Born from the same brains that dreamed up Skype, Rdio had a tough act to follow when it launched in 2010, a small unknown in a growing market of heavyweights.
Now in a bigger, more competitive market than ever, Rdio knows it has some work to do to prove its staying power, but with a new CEO at its helm and availability across a competitive 35 countries, it’s up for the challenge.
Its core aims are said to follow the same principles Skype was built upon – that it must be ad-free and reliable.
As such, there’s no ‘freemium’ option currently available in the UK (though it is being trialled in the US and Australia), with monthly subscriptions starting at £4.99.
Rdio has gained praise for its well designed, easy-to-use interface, and it’s easy to understand why.
Whether you’re using the web, desktop, tablet or mobile app, it’s a very similar experience, with all albums up for selection appearing in a grid-like format, rather than a more visual magazine-style design.
Mobile apps steer away from being too flashy too and, as ever, the specific iPad-designed app makes for a good tablet experience.
Content is found under two headings; Browse or Your Music, with the latter holding your playlists, listening history and ‘collection’ – the place you can store albums, tracks and artists you like.
Browse is the place to go for music discovery, with the top album picks and new releases as you might expect, plus a section called Heavy Rotation, which highlights popular music from the people you follow.
You can find friends by plugging in your Facebook and Twitter details.
Platforms + Apps
Rdio has a competitive app selection, offering iOS, Android, BlackBerry and Windows Phone apps, plus a specific iPad-designed version. Android tablets are left out for now.
Laptop users can use Rdio in both its web or desktop application, while Sonos and Roku users can stream directly through their devices too.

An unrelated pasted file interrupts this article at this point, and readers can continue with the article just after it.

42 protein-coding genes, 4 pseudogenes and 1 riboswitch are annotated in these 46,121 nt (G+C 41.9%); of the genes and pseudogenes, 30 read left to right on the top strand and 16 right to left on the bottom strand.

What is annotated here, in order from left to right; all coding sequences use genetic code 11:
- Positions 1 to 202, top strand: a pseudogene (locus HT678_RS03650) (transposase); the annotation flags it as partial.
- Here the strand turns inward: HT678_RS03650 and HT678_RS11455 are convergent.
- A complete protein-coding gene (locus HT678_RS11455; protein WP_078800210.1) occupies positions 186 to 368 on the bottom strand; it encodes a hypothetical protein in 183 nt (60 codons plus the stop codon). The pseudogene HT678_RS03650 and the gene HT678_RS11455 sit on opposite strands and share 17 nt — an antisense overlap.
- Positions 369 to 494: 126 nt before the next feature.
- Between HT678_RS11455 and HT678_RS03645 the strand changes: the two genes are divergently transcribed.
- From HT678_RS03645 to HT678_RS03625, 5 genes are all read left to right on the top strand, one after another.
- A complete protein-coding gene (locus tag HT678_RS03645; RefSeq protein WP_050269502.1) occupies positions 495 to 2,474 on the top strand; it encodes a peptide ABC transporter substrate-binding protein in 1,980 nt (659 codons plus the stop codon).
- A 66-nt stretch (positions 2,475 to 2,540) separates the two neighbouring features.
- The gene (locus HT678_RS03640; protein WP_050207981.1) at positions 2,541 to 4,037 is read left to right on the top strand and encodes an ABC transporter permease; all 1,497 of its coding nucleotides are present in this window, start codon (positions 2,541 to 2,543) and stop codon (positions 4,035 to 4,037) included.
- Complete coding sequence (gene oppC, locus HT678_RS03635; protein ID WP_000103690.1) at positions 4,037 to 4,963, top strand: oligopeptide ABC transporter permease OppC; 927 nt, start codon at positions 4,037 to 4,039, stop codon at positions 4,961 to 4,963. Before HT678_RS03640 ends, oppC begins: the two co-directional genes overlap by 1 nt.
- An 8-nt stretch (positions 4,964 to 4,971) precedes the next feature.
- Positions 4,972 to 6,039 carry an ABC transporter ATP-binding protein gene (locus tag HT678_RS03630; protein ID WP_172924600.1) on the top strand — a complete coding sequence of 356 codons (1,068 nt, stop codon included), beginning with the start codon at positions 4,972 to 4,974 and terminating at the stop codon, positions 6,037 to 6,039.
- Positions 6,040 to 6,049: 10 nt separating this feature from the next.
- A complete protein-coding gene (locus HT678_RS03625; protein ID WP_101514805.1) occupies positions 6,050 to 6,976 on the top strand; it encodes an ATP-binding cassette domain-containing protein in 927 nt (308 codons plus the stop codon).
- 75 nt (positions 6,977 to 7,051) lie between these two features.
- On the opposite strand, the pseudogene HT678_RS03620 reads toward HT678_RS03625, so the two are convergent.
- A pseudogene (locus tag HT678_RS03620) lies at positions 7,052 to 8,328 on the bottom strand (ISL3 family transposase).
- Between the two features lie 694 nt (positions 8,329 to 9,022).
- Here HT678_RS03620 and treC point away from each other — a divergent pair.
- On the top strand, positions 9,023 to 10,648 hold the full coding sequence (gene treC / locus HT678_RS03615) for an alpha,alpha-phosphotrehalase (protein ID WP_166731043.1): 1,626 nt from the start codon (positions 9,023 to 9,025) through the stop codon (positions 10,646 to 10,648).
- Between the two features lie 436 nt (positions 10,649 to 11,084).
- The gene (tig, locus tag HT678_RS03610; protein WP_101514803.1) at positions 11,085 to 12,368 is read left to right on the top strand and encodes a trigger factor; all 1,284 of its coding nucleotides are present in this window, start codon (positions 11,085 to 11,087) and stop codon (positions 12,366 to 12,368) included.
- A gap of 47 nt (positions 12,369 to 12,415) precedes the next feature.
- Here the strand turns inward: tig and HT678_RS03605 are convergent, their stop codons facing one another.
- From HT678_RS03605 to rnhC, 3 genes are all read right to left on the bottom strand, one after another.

Rdio offers streams at up to 192kbps for web streaming and over mobile wi-fi, and a rate between 96kbps and 192kbps over mobile data connections.
You can opt for data streams always to be at the highest possible quality but be aware this will use up more data.
Musical performance is perfectly listenable, but lacks the subtlety of the best, sounding less precise than some of the higher-bitrate services.
Drum kicks have more impact and note outlines are tighter in services such as Spotify and Sony Music Unlimited, but Rdio is still suitably detailed and easy to listen to.
We did find Rdio’s desktop and web apps had a tendency to log us out after a while, which was rather annoying – even 20 minutes of inactivity would require another login.
Thankfully that frustration is not replicated on the mobile apps.
Overall, Rdio offers little to tempt users of other streaming services to move over, but could easily attract those yet to form an allegiance thanks to its strong catalogue, good interface and great social features.
We just wish it would up its bitrates a notch to make it more competitive on the sound-quality front.
Catalogue: 20 million
Bitrate: up to 192kbps
File format: MP3
Mobile platforms: Android, Blackberry, iOS, Windows
Desktop app: No
Tablet optimised: iOS
MORE: Sony Music Unlimited review
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